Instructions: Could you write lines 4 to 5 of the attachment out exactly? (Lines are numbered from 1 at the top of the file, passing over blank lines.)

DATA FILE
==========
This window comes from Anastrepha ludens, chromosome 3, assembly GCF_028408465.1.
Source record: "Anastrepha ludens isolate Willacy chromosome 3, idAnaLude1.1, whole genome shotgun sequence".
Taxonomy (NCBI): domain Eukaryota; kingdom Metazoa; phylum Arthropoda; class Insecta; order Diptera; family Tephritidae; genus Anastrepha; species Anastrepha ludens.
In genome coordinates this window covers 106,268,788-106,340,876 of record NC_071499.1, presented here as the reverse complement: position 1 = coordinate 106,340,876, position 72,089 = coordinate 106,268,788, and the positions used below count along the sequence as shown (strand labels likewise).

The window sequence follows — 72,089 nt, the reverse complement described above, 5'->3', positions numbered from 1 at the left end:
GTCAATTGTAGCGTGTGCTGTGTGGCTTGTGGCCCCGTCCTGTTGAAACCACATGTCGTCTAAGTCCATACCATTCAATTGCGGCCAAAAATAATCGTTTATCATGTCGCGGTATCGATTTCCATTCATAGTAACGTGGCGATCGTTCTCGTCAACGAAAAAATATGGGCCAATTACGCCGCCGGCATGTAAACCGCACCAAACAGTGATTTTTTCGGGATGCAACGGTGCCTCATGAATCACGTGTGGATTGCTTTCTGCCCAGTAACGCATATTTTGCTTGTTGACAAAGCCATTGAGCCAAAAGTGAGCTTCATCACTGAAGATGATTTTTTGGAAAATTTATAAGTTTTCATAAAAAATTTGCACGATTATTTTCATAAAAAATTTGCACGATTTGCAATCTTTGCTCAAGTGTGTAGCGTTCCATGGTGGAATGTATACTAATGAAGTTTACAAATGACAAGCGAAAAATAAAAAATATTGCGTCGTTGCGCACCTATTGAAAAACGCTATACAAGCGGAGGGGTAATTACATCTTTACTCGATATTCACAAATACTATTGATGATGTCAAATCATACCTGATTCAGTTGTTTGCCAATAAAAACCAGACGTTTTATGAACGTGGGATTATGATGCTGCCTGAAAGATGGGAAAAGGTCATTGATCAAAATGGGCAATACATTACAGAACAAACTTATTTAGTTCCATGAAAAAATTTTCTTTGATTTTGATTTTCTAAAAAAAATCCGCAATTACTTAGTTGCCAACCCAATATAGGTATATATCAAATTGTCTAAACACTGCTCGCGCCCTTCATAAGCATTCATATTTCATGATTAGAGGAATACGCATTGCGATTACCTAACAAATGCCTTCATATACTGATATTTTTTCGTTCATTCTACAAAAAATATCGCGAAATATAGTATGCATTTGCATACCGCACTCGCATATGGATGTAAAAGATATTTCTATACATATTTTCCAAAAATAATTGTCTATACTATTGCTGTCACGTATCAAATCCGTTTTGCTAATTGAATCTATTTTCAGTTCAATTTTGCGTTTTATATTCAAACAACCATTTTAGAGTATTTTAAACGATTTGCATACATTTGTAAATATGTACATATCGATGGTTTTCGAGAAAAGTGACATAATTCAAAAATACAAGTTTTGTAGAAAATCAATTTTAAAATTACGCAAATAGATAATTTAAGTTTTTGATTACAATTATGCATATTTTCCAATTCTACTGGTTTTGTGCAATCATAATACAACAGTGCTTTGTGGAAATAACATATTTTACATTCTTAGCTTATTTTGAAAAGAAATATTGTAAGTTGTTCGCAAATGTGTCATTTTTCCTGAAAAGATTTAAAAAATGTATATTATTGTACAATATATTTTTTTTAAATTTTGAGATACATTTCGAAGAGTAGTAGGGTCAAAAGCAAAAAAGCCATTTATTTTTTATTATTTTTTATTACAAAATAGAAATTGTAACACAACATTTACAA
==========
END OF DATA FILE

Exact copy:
In genome coordinates this window covers 106,268,788-106,340,876 of record NC_071499.1, presented here as the reverse complement: position 1 = coordinate 106,340,876, position 72,089 = coordinate 106,268,788, and the positions used below count along the sequence as shown (strand labels likewise).

The window sequence follows — 72,089 nt, the reverse complement described above, 5'->3', positions numbered from 1 at the left end: